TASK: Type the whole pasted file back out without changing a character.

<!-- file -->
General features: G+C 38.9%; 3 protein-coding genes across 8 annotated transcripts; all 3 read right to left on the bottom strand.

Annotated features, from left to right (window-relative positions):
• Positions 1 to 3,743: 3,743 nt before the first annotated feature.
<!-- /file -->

General features: G+C 38.9%; 3 protein-coding genes across 8 annotated transcripts; all 3 read right to left on the bottom strand.

Annotated features, from left to right (window-relative positions):
• Positions 1 to 3,743: 3,743 nt before the first annotated feature.